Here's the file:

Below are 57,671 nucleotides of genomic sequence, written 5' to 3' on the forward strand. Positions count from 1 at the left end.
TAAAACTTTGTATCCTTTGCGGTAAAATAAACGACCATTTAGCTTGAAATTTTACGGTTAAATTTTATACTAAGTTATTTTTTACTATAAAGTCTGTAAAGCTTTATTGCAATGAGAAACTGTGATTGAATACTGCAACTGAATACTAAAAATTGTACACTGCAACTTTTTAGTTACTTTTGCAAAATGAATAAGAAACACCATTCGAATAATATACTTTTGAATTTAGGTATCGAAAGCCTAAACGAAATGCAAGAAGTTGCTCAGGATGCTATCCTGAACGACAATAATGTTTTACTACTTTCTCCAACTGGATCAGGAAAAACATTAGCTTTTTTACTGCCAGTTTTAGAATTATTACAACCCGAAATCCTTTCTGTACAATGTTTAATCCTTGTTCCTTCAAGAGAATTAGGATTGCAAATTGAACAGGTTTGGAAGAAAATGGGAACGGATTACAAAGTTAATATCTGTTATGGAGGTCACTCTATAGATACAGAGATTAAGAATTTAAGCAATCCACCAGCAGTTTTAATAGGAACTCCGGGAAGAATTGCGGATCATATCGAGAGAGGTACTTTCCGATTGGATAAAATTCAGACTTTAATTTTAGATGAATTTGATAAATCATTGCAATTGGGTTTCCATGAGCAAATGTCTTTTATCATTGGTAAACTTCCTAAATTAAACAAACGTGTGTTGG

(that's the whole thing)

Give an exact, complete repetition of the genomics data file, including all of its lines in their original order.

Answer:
Below are 57,671 nucleotides of genomic sequence, written 5' to 3' on the forward strand. Positions count from 1 at the left end.
TAAAACTTTGTATCCTTTGCGGTAAAATAAACGACCATTTAGCTTGAAATTTTACGGTTAAATTTTATACTAAGTTATTTTTTACTATAAAGTCTGTAAAGCTTTATTGCAATGAGAAACTGTGATTGAATACTGCAACTGAATACTAAAAATTGTACACTGCAACTTTTTAGTTACTTTTGCAAAATGAATAAGAAACACCATTCGAATAATATACTTTTGAATTTAGGTATCGAAAGCCTAAACGAAATGCAAGAAGTTGCTCAGGATGCTATCCTGAACGACAATAATGTTTTACTACTTTCTCCAACTGGATCAGGAAAAACATTAGCTTTTTTACTGCCAGTTTTAGAATTATTACAACCCGAAATCCTTTCTGTACAATGTTTAATCCTTGTTCCTTCAAGAGAATTAGGATTGCAAATTGAACAGGTTTGGAAGAAAATGGGAACGGATTACAAAGTTAATATCTGTTATGGAGGTCACTCTATAGATACAGAGATTAAGAATTTAAGCAATCCACCAGCAGTTTTAATAGGAACTCCGGGAAGAATTGCGGATCATATCGAGAGAGGTACTTTCCGATTGGATAAAATTCAGACTTTAATTTTAGATGAATTTGATAAATCATTGCAATTGGGTTTCCATGAGCAAATGTCTTTTATCATTGGTAAACTTCCTAAATTAAACAAACGTGTGTTGG